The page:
The murmurs of the reporters had started to die as King David walked briskly out the palace door, into the garden, and to the podium, flanked by his advisors. The morning sun glinted from the special highlights applied to his hair. No shine reflected off his carefully powdered cheeks and forehead. He turned his best side to the press artists and gave the magic smile that had won him the popularity of the people.
“My fellow Israelites. Today marks the beginning of a new era in God’s kingdom. After careful consideration and agonizing self-sacrifice, I stand before you fully prepared to continue my responsibilities as the Lord’s servant according to the Lord’s calling. There have been rumors about my relationship with Bathsheba, wife of the late General Uriah. I tell you in all sincerity today that these rumors are vicious and are tearing down the trust relationship I worked so hard to build. A man in my position expects attacks from the Enemy, and Satan has been working overtime on this one. Sometimes all it takes for a war to be lost is for the people to lose trust in their leadership because of evil rumors and destructive gossip. Well, I think better of you all than that. I know you will reject any such malicious talk and not believe anything you hear unless it comes from my lips.
Over the years, God has used me in mighty ways to further his kingdom. All of you know how as a young boy God gave me the power to kill the giant Goliath with my little slingshot. And those of you who’ve read my best-selling biography know the words God directed the prophet Samuel to speak when he anointed me as king. I waited patiently for the old administration to finish its term and for King Saul to die before I took office. Israel has never been so prosperous or so safe as it has been under my rule (by God’s grace, of course).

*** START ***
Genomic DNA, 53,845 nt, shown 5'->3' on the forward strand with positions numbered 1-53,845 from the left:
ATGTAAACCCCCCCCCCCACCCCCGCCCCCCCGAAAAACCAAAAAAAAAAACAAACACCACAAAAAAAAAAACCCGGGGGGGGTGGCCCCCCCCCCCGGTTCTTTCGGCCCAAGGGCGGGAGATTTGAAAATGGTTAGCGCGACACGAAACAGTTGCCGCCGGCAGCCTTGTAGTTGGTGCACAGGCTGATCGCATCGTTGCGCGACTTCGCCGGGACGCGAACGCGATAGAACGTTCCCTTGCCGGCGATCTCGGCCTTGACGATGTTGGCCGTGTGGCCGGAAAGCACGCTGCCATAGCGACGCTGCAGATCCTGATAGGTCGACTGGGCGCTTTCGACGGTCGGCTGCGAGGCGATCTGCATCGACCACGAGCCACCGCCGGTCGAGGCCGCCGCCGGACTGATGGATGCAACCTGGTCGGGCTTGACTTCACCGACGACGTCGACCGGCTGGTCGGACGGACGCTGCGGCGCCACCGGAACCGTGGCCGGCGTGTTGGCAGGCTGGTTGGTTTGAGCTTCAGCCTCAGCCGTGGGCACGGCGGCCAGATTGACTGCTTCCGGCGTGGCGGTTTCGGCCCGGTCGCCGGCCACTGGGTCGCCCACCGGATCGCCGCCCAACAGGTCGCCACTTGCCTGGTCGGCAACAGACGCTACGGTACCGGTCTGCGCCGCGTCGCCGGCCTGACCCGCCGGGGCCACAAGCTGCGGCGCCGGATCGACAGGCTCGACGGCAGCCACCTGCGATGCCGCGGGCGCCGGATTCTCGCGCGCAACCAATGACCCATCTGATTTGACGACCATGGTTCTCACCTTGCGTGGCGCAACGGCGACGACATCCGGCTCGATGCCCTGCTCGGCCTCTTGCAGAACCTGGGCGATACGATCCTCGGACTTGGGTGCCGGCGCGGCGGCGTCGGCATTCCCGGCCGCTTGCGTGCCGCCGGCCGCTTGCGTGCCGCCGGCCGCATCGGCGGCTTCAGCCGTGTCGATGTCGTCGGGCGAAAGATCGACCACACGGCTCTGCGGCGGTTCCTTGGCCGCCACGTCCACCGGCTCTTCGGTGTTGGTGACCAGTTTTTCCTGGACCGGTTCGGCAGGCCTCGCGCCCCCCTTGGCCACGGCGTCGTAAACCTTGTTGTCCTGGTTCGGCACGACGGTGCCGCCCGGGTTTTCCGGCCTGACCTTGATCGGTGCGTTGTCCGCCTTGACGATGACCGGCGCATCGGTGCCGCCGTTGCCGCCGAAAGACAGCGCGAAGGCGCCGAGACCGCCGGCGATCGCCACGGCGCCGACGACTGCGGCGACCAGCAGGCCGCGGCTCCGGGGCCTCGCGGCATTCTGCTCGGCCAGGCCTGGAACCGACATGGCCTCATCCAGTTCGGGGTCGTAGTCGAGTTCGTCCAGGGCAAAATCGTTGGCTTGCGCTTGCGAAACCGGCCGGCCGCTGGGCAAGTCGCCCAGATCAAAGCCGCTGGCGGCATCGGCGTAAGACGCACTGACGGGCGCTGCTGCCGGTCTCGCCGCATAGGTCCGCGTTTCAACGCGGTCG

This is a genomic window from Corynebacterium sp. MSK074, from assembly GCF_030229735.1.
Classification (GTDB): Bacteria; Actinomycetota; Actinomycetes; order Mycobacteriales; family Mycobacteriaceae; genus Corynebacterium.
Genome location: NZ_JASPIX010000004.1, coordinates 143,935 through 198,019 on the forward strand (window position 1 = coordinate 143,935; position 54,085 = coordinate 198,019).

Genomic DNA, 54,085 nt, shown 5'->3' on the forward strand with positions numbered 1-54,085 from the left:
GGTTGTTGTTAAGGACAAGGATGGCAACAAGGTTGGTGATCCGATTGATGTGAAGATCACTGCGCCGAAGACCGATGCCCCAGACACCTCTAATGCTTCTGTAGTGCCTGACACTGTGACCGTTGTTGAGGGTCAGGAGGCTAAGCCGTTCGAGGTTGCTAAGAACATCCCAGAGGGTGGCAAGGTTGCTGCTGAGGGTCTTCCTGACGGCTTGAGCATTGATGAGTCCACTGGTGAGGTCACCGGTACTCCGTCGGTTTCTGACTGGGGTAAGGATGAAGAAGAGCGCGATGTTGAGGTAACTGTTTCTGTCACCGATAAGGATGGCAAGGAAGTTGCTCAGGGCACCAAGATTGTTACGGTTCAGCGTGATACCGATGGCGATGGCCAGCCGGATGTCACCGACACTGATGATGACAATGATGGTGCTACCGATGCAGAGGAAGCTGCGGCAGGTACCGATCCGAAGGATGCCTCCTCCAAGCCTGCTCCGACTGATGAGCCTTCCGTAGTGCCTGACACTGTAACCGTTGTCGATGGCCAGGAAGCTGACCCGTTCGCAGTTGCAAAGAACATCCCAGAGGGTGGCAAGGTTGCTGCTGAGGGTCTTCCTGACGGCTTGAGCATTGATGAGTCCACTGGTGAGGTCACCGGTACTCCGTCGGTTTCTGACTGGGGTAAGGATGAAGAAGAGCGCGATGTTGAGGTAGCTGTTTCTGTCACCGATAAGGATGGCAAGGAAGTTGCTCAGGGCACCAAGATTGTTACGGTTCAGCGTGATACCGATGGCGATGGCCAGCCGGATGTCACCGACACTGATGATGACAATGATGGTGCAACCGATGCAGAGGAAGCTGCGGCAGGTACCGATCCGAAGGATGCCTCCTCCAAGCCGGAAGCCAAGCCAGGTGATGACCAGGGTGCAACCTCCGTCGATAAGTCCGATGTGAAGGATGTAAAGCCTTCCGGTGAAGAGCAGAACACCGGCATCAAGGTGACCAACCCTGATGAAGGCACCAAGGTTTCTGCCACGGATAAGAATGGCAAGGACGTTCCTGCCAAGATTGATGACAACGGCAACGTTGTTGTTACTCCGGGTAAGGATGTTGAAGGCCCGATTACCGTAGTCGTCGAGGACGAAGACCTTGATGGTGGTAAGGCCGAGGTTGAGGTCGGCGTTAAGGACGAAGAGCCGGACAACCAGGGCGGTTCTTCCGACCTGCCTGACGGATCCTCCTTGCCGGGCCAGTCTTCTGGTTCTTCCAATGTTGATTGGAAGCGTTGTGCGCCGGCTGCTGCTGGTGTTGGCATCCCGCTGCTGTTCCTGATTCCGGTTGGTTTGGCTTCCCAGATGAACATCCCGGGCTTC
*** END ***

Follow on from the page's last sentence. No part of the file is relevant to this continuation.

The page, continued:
Now, all of us have our little imperfections. Take my magician advisor here, Mike. He got in a little trouble a while back for using exaggeration and embellishment in his comedy routine, and he learned a lot about God’s forgiveness for his moral lapses, but he’s still going strong — he didn’t let those little things keep him from the ministry God called him to. And look at Brother Jimmy. I think people appreciate the struggles he goes through with demons. It isn’t easy to keep on preaching against pornography when demons are harassing you at every turn with the stuff. And my dear friends Paul and Jan, along with the dozens of ministers God has prospered through their crusades, they know that when God entrusts you with 30 million pieces of silver, Satan can tempt you to use it for personal gain. And yet they allow the Lord to use their mansions, chariot limousines, Nile barges, and jewels as an inspiration to their “partners” to give even more to the Lord’s work so everybody can prosper just like them.
Frankly, we’re all sinners. I apologize for being merely human. I don’t want you all to think I’ve gone Holy-wood on you — I would never do that. In fact, I think my human shortcomings should reassure you that I haven’t forgotten what it’s like to be struggling with sin. I’m just a simple country boy who’s been called by the Lord to the most important leadership position in His kingdom, and my communications team just hasn’t caught up to the big league yet.
I’m proud to announce my marriage to Bathsheba, and her appointment to liaison with the armed services. I know this move will strengthen our nation, save us tax money, and restore in you the confidence you once had in my administration.
I close with advice from my dear Brother Hal here, who years ago wrote prophetically that demonic activity, Satanic temptations, and even the moral failings of Israelite leaders are a sign to rejoice because the Messiah is right around the corner. I am confident that Brother Hal and his wives, as well as my wives, join me in encouraging you — The Messiah is Coming! Rejoice!”
As King David gazed out over the media crowd his smile broadened into a grin. The glazed eyes, the vacuous smiles, the reporters’ blank notebooks all testified to David’s triumph. God’s kingdom was saved!
Exchanging Truth for Lies